Adrian Snell (born 1954) is an English pianist, keyboard player, singer and composer.
Classically trained at the Leeds College of Music and with a music diploma to his name (LGSM), Adrian’s musical career spans nearly four decades. During this time he has produced twenty-three original albums: seventeen solo albums and six major concept works. His major commissions include: ‘The Virgin’ from the BBC, ‘The Passion’, recorded with the Royal Philharmonic Orchestra and premièred on BBC Radio One, ‘The Cry: A Requiem for the Lost Child’, premièred at St Paul’s Cathedral in aid of Save the Children, and numerous Dutch commissions including HTV’s special musical documentary ‘Song of an Exile’ recorded at Yad Vashem Holocaust Memorial, Jerusalem. He has performed extensively in the United Kingdom, Israel, the United States, Australia, and throughout Europe, and has had many TV and radio performances worldwide.
In the late 1990s Adrian semi-retired as a professional musician to train as a music therapist. This was a bold move by an artist whose albums and concerts attracted audiences across Europe. He completed the post graduate diploma in Music Therapy (Dip. Mus. Th.) awarded by the University of Bristol through the Faculty of Medicine. Adrian now works as a Music Therapist and Arts Therapy Consultant for children with special needs at Three Ways School, Bath, and regularly visits a school in Korce, Albania.
June 1995 saw the premier release of Adrian’s major, two album concept work ‘City of Peace’. The work explores the Jewish roots of the Christian faith, drawing on poems written by Jewish authors spanning from six thousand years ago to the present day. City of Peace also comes as a climax to eleven years of searching and discovery that began with a journey into the lives of Jewish men, women, and children caught up in the Nazi Holocaust.
It is eleven years since I walked through the gates of Bergen Belsen. I shall never forget that day; it changed me in ways I couldn’t have imagined. Music is, in the end, the language of my heart, so not surprisingly much of my writing since then expresses the search for answers and meaning in all that the Holocaust and Jewish history opens up in us.
Through his work as a music therapist Adrian has drawn inspiration to record a new album, ‘Fierce Love’. The album draws inspiration both from the relationships he has formed, and the extraordinary range of instruments that are central to his work and now contribute to the unique soundscape of the album. ‘Fierce love’ has all the hallmarks of an Adrian Snell album: rich sound textures, haunting melodies, intelligent lyrics – and a remarkable ability to connect the listener with the subject of the songs at a profound level. ‘Fierce Love’ was released on 28 September 2013. You can purchase a copy from this website, iTunes and Amazon.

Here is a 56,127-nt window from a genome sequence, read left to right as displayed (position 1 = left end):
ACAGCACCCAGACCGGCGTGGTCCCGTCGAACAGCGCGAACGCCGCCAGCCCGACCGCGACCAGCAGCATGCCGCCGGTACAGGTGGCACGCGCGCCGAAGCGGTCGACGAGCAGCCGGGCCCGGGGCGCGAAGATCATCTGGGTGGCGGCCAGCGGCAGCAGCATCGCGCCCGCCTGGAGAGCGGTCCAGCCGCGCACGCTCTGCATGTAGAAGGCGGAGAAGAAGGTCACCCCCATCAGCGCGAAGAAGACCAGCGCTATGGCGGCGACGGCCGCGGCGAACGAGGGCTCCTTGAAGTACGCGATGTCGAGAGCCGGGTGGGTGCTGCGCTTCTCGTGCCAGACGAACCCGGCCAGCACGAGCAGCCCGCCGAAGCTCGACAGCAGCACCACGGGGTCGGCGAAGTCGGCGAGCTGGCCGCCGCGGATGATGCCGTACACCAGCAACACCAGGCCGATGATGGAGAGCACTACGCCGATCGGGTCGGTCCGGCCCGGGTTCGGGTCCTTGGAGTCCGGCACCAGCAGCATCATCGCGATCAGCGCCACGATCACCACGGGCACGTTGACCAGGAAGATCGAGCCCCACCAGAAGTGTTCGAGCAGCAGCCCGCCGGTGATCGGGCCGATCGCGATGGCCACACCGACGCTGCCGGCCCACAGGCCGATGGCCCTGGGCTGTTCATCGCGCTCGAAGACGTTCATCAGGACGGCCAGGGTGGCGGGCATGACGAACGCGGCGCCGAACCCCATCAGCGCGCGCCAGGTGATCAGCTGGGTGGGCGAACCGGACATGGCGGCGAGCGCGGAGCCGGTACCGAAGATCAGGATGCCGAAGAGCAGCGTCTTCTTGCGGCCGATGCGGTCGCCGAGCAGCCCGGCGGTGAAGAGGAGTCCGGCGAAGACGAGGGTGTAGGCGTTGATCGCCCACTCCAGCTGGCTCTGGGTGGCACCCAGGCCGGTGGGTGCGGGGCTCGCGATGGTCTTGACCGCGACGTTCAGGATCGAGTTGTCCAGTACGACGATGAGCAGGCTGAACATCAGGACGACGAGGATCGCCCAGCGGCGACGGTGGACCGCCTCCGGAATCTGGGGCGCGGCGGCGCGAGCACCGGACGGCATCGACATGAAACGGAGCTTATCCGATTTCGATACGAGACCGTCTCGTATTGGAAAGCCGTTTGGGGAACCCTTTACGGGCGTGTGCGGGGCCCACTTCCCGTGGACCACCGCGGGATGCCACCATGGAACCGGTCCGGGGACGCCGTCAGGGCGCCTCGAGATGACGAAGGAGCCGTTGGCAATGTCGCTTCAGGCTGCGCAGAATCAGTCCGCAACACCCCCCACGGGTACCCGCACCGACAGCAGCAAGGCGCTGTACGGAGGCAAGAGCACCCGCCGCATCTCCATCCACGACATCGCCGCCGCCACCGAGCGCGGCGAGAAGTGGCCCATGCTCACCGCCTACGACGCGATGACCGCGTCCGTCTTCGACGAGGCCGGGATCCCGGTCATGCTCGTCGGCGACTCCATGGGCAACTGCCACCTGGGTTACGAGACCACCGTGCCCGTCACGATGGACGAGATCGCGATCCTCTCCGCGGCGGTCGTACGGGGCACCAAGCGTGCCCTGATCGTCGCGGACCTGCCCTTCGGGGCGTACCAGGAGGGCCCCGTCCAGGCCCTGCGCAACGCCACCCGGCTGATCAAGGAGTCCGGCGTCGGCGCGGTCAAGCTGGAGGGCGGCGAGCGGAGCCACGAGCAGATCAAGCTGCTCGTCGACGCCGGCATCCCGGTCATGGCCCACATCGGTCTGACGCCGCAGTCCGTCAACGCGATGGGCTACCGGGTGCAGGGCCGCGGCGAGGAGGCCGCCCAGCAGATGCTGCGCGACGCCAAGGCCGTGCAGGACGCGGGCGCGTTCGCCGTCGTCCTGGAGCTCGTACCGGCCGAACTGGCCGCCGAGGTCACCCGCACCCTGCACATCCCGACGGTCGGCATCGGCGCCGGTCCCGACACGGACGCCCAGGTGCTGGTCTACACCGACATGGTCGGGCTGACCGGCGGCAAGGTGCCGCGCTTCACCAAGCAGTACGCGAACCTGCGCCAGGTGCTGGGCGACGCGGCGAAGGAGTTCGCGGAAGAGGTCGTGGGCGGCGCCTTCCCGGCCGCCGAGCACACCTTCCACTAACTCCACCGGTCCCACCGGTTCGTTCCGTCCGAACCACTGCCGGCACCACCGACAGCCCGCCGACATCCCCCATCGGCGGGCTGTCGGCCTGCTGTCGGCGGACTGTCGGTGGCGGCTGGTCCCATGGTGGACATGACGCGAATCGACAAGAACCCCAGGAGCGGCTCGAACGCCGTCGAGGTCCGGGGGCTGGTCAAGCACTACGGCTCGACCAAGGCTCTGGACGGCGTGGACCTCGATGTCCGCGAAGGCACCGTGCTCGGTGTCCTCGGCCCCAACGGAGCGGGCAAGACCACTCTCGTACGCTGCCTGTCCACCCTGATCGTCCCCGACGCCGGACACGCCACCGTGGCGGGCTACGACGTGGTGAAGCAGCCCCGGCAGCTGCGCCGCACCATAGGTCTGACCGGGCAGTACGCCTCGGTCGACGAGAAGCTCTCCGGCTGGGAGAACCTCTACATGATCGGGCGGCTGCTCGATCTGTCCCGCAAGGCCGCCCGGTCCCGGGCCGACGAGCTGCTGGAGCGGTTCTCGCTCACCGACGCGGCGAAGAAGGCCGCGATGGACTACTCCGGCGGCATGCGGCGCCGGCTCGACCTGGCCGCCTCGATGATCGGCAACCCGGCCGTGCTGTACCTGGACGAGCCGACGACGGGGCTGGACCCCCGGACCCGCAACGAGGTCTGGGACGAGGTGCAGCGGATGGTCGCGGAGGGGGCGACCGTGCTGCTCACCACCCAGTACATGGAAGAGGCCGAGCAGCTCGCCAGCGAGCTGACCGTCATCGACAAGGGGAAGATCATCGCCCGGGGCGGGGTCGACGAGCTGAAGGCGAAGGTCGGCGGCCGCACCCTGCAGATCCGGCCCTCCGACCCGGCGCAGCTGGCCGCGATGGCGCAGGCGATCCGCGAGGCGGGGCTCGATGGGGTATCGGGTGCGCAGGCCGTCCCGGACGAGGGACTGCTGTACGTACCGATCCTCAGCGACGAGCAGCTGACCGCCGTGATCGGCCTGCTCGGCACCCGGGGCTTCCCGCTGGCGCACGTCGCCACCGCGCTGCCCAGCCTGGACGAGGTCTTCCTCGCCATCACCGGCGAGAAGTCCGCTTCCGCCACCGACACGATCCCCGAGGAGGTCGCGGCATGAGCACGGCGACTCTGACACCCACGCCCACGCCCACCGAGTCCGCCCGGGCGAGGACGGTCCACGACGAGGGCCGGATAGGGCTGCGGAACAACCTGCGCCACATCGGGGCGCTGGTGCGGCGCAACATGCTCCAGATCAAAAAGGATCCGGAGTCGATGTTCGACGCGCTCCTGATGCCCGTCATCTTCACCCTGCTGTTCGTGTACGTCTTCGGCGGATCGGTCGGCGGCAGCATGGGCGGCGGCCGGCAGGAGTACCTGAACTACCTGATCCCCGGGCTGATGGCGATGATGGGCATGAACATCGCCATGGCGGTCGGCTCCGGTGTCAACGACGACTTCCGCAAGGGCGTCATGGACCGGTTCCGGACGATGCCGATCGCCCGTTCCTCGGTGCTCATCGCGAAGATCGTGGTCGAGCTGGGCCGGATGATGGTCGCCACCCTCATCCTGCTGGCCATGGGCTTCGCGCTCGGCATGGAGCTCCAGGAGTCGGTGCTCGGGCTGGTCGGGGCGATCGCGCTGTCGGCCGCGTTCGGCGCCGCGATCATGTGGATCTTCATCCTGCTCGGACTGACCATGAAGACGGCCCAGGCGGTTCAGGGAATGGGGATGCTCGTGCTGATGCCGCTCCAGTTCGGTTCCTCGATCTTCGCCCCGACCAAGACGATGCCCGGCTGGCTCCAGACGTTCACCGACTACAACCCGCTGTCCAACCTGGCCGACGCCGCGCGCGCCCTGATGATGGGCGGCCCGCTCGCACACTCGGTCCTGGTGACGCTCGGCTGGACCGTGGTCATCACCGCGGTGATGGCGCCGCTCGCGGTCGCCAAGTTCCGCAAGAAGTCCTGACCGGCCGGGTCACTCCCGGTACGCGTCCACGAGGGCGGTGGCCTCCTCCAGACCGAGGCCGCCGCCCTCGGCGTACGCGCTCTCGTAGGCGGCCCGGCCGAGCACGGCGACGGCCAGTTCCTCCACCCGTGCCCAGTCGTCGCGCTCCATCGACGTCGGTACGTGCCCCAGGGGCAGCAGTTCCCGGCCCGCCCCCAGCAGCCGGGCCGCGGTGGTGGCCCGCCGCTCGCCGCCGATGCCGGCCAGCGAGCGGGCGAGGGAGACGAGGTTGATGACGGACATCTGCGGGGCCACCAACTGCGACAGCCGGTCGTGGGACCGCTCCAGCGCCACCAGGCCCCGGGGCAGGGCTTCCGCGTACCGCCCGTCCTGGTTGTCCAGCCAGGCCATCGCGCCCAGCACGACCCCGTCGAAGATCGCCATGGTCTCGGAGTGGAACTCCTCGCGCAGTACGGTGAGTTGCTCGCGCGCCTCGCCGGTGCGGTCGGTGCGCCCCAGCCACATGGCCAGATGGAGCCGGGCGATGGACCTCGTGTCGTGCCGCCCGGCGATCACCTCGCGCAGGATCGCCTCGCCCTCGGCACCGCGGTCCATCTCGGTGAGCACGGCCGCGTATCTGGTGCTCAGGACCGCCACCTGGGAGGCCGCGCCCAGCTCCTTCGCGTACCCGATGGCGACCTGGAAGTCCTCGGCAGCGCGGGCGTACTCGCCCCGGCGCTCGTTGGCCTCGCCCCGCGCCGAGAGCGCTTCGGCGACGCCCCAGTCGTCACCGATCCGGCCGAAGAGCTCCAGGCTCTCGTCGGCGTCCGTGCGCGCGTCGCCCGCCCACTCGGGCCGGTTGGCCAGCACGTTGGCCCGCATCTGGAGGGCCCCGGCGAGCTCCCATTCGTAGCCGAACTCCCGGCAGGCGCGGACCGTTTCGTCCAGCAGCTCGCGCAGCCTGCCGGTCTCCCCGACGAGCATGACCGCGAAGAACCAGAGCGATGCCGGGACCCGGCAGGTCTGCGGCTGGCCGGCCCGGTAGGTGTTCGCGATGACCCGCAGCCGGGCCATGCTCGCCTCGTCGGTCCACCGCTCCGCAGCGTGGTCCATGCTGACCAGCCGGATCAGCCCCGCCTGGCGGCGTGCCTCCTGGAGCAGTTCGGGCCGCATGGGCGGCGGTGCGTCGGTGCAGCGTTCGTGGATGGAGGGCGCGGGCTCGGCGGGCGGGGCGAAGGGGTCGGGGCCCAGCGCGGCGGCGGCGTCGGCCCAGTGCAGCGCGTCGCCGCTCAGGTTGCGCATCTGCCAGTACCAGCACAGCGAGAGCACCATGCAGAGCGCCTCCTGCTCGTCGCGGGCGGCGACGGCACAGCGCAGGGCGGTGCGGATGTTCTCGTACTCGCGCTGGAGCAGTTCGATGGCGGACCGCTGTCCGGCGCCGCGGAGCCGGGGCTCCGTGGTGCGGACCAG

His daughter, Carla Jae, has followed in her father’s footsteps and is now an accomplished singer/songwriter with ‘The Carla Jae Band’ also featuring William Rutherford and Blain Weller. His son Jamie has also pursued a music career and is currently part of the London-based band ‘Bird of Prey’. (wikipedia)
After Adrian’s ‘life changing’ experience in Bergen-Belsen, it was no surprise that his journey continued with this beautiful and moving exploration of Jewish Poetry. ‘Song of an Exile’ contains two interpretations of poems written by children who died in Auschwitz, and these form the beginning of a very significant chapter in Adrian’s work, as he seeks to give a voice to children who have lost their childhood. (press-release)
“Song of an exile” takes Jewish poetry through the centuries from Psalms to a poem by a girl trying to survive in the Warshaw ghetto during WO II and puts it to contemporary music. The result is an overwhelming journey through Jewish history, though rather through an emotional and spiritual perspective then a strictly historical.
“Song of an exile” shows a lot of empathy with a people which endured many struggles through the centuries.
Apart from that it is – in my opinion – a musical masterpiece. (J. vd Hoef)
I concur with J Vd Hoef. Some of the transitions between pieces are less than smooth, and Snell’s voice is more like a good musical actor than a great professional singer. The emotion he puts into singing these poems, though, is spot-on perfect. But the music–very well done and varied– provides the perfect space between some very powerful exile and labor-camp poems, and short pieces of Scripture. Prepare to be gripped. And, strangely, uplifted (I love collections that save the best for last!). This poetry needs to be remembered. (R. Miller)
I´m impressed, too … a real important album !
Paul Allen (bass)
Dave Bainbridge (guitar, keyboards, drum programming)
Debbie Bainbridge (oboe)
Paul Burgess (drums)
David Fitzgerald (ssaxophone, flute, flageolet, recorder)
Tim Hines (percussion)
Adrian Snell (keyboards, vocals)
Melanie Williams (vocals on 05. + 07.)
Barrington Stewart – Vivienne Dixon – Melanie Williams
01. Roads To Zion 4.41
02. The Song Of An Exile (Shir Golah) 3.16
03. Lament For Jerusalem (How Deserted Lies The City) 6.10
04. Terezin 8.34
B2 Roads To Zion (Part 2)
B3 God’s Beloved
B4 If I Were
Music & lyrics by Adrian Snell